Japan Diet Enacts Security Clearance Bill

Yomiuri Shimbun file photo
The Diet Building

TOKYO (Jiji Press) — The Diet, Japan’s parliament, enacted on Friday a bill to introduce a security clearance system for individuals who are allowed to handle important information related to economic security.

The bill was approved by a majority vote at a plenary meeting of the House of Councillors, the upper chamber of the Diet, with support mainly from the ruling Liberal Democratic Party, its junior coalition partner Komeito and the main opposition Constitutional Democratic Party of Japan. The bill passed the House of Representatives, the lower chamber, last month.

Under the new law on the protection and use of important economic security information, those who leaked key information will face penalties, such as a prison sentence of up to five years.

Information that could threaten the country’s security depending on how it is handled, such as that related to cybersecurity measures and weak spots of supply chains, will be considered key economic security information.

The Japanese government will provide sensitive information only to people recognized as having no risk of leaking such information. Such individuals will be selected after going through the government’s seven-prong background checks, covering matters such as criminal records and mental health issues.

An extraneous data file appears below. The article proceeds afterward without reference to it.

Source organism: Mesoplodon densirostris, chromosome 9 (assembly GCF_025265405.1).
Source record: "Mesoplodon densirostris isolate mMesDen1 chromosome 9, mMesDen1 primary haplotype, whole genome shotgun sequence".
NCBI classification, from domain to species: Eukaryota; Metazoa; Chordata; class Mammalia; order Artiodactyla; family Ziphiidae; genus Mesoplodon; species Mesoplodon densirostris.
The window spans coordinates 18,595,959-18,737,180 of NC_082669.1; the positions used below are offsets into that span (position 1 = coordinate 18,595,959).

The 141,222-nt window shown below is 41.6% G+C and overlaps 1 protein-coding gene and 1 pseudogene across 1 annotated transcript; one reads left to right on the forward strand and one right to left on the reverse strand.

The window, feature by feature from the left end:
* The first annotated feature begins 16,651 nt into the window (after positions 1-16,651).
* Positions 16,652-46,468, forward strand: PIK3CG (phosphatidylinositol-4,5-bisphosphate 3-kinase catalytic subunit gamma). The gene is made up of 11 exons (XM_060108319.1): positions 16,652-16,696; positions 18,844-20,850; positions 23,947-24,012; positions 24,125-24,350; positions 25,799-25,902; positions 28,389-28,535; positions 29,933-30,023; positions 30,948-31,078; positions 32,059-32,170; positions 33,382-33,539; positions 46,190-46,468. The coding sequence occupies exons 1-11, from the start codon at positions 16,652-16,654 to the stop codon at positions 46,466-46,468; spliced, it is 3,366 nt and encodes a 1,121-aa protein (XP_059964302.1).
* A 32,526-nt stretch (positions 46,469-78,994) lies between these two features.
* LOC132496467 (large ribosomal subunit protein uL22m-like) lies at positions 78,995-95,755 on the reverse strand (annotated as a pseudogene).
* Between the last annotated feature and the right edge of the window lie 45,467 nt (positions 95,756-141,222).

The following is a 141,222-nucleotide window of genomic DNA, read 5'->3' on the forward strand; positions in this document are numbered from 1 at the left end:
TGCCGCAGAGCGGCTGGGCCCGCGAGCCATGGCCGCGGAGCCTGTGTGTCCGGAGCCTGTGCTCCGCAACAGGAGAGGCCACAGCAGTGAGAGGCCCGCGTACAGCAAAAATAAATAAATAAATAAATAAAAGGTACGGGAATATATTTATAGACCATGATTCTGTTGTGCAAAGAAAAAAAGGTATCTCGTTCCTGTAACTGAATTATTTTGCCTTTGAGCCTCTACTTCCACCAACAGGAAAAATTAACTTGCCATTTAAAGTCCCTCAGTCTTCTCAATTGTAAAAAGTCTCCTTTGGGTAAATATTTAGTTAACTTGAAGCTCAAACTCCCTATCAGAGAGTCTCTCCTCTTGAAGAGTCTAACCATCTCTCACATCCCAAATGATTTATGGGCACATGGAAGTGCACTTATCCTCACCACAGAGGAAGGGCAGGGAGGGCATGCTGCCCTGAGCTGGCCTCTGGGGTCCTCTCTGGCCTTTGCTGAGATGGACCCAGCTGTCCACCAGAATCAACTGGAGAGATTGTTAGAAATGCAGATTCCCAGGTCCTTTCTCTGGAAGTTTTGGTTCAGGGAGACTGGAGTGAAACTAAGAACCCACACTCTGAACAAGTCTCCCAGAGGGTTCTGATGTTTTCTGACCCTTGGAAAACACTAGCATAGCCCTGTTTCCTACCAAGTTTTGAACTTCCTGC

The new law will work in conjunction with the existing law on the protection of specially designated secrets, which provides a security clearance system for information in four areas that require higher levels of confidentiality, including defense and diplomacy.

With the security clearance system being expanded to cover information on economic security, the number of individuals authorized to handle sensitive information in the private sector is expected to rise.

In order to ensure the transparency of the system, the government will report to the Diet every year on related matters such as the designation and removal of key economic security information.

The new law will not only strengthen Japan’s information security, but also boost industrial competitiveness, as companies will be able to take part in more international joint research and development projects, Prime Minister Fumio Kishida said at a meeting of the Upper House’s Cabinet Committee on Thursday.